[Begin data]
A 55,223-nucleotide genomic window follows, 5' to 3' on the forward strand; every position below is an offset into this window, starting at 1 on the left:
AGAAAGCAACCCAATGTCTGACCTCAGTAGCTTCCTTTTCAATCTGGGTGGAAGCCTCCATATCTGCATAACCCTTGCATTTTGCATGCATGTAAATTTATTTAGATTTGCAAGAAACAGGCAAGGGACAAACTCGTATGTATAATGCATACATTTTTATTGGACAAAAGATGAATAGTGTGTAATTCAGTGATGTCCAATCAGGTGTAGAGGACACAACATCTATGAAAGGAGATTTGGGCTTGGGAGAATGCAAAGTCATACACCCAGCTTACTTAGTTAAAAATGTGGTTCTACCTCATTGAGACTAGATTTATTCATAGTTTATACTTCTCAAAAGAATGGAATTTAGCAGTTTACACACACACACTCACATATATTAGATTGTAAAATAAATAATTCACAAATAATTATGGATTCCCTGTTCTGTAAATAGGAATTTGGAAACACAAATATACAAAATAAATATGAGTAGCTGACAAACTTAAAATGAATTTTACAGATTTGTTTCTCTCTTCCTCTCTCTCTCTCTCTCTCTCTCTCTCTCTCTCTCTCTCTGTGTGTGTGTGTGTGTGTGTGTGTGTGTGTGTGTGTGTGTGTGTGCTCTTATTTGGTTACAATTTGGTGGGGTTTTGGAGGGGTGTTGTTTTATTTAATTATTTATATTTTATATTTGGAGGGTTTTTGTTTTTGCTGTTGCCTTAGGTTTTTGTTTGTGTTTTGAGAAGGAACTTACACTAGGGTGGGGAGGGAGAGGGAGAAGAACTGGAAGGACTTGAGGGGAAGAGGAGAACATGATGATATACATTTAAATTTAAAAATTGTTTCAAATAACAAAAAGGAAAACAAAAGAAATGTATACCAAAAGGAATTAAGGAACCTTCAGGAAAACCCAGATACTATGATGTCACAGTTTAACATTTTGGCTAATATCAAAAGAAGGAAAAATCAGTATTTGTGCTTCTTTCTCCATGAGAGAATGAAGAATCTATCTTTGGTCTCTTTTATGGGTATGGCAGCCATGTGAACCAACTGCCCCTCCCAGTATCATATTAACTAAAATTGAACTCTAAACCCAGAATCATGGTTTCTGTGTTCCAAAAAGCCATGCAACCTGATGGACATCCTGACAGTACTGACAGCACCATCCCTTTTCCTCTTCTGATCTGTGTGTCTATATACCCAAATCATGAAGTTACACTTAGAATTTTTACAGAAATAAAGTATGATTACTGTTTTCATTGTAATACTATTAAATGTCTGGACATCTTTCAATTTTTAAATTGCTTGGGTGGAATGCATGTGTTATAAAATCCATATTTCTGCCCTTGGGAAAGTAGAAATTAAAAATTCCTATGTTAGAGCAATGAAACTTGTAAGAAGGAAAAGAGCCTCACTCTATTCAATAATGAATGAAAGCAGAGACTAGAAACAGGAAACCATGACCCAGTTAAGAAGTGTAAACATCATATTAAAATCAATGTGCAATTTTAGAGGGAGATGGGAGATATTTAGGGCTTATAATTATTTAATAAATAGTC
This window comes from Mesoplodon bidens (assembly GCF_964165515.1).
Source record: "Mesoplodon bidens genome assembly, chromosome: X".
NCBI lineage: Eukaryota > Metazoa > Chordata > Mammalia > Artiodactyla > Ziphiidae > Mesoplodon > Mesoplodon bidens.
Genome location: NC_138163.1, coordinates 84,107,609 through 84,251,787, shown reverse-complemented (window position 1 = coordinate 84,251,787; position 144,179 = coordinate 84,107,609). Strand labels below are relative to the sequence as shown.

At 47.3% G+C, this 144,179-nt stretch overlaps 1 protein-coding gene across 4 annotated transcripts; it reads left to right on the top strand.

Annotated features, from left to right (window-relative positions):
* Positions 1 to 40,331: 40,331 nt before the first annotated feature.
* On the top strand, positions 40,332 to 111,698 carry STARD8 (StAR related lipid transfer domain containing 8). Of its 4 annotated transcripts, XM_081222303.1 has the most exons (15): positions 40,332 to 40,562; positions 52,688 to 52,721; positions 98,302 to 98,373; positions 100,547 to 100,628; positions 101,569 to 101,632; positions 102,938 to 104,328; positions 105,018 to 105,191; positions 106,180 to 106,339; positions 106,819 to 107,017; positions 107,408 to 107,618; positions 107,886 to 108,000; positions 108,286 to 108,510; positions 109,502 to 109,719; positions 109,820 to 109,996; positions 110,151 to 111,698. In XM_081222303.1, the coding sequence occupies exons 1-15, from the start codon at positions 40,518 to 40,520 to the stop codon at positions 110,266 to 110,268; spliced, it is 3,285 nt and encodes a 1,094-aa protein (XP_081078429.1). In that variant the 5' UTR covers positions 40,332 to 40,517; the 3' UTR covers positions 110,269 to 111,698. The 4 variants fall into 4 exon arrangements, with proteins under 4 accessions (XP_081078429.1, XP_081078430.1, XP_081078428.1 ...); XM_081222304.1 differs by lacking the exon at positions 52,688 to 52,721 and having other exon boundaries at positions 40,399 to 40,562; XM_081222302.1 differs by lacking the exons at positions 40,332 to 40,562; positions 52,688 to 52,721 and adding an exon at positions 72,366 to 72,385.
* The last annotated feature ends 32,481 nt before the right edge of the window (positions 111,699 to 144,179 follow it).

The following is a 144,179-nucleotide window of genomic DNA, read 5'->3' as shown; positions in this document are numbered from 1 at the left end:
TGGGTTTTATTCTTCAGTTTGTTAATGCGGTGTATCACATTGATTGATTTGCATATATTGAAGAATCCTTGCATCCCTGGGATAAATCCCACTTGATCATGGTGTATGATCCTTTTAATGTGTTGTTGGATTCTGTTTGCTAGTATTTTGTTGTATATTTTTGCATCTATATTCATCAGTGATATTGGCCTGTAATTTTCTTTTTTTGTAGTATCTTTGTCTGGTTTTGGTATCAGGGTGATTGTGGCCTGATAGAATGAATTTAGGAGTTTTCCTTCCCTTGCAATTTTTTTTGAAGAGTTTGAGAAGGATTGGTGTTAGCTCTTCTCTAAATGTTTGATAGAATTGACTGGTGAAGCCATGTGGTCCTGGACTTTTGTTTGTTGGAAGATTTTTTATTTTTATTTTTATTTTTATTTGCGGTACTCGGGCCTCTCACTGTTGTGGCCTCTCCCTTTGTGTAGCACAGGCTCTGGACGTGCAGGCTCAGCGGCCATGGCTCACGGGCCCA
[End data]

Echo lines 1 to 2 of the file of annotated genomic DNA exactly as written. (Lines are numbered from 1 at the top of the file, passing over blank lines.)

A 55,223-nucleotide genomic window follows, 5' to 3' on the forward strand; every position below is an offset into this window, starting at 1 on the left:
AGAAAGCAACCCAATGTCTGACCTCAGTAGCTTCCTTTTCAATCTGGGTGGAAGCCTCCATATCTGCATAACCCTTGCATTTTGCATGCATGTAAATTTATTTAGATTTGCAAGAAACAGGCAAGGGACAAACTCGTATGTATAATGCATACATTTTTATTGGACAAAAGATGAATAGTGTGTAATTCAGTGATGTCCAATCAGGTGTAGAGGACACAACATCTATGAAAGGAGATTTGGGCTTGGGAGAATGCAAAGTCATACACCCAGCTTACTTAGTTAAAAATGTGGTTCTACCTCATTGAGACTAGATTTATTCATAGTTTATACTTCTCAAAAGAATGGAATTTAGCAGTTTACACACACACACTCACATATATTAGATTGTAAAATAAATAATTCACAAATAATTATGGATTCCCTGTTCTGTAAATAGGAATTTGGAAACACAAATATACAAAATAAATATGAGTAGCTGACAAACTTAAAATGAATTTTACAGATTTGTTTCTCTCTTCCTCTCTCTCTCTCTCTCTCTCTCTCTCTCTCTCTCTCTCTGTGTGTGTGTGTGTGTGTGTGTGTGTGTGTGTGTGTGTGTGTGTGCTCTTATTTGGTTACAATTTGGTGGGGTTTTGGAGGGGTGTTGTTTTATTTAATTATTTATATTTTATATTTGGAGGGTTTTTGTTTTTGCTGTTGCCTTAGGTTTTTGTTTGTGTTTTGAGAAGGAACTTACACTAGGGTGGGGAGGGAGAGGGAGAAGAACTGGAAGGACTTGAGGGGAAGAGGAGAACATGATGATATACATTTAAATTTAAAAATTGTTTCAAATAACAAAAAGGAAAACAAAAGAAATGTATACCAAAAGGAATTAAGGAACCTTCAGGAAAACCCAGATACTATGATGTCACAGTTTAACATTTTGGCTAATATCAAAAGAAGGAAAAATCAGTATTTGTGCTTCTTTCTCCATGAGAGAATGAAGAATCTATCTTTGGTCTCTTTTATGGGTATGGCAGCCATGTGAACCAACTGCCCCTCCCAGTATCATATTAACTAAAATTGAACTCTAAACCCAGAATCATGGTTTCTGTGTTCCAAAAAGCCATGCAACCTGATGGACATCCTGACAGTACTGACAGCACCATCCCTTTTCCTCTTCTGATCTGTGTGTCTATATACCCAAATCATGAAGTTACACTTAGAATTTTTACAGAAATAAAGTATGATTACTGTTTTCATTGTAATACTATTAAATGTCTGGACATCTTTCAATTTTTAAATTGCTTGGGTGGAATGCATGTGTTATAAAATCCATATTTCTGCCCTTGGGAAAGTAGAAATTAAAAATTCCTATGTTAGAGCAATGAAACTTGTAAGAAGGAAAAGAGCCTCACTCTATTCAATAATGAATGAAAGCAGAGACTAGAAACAGGAAACCATGACCCAGTTAAGAAGTGTAAACATCATATTAAAATCAATGTGCAATTTTAGAGGGAGATGGGAGATATTTAGGGCTTATAATTATTTAATAAATAGTC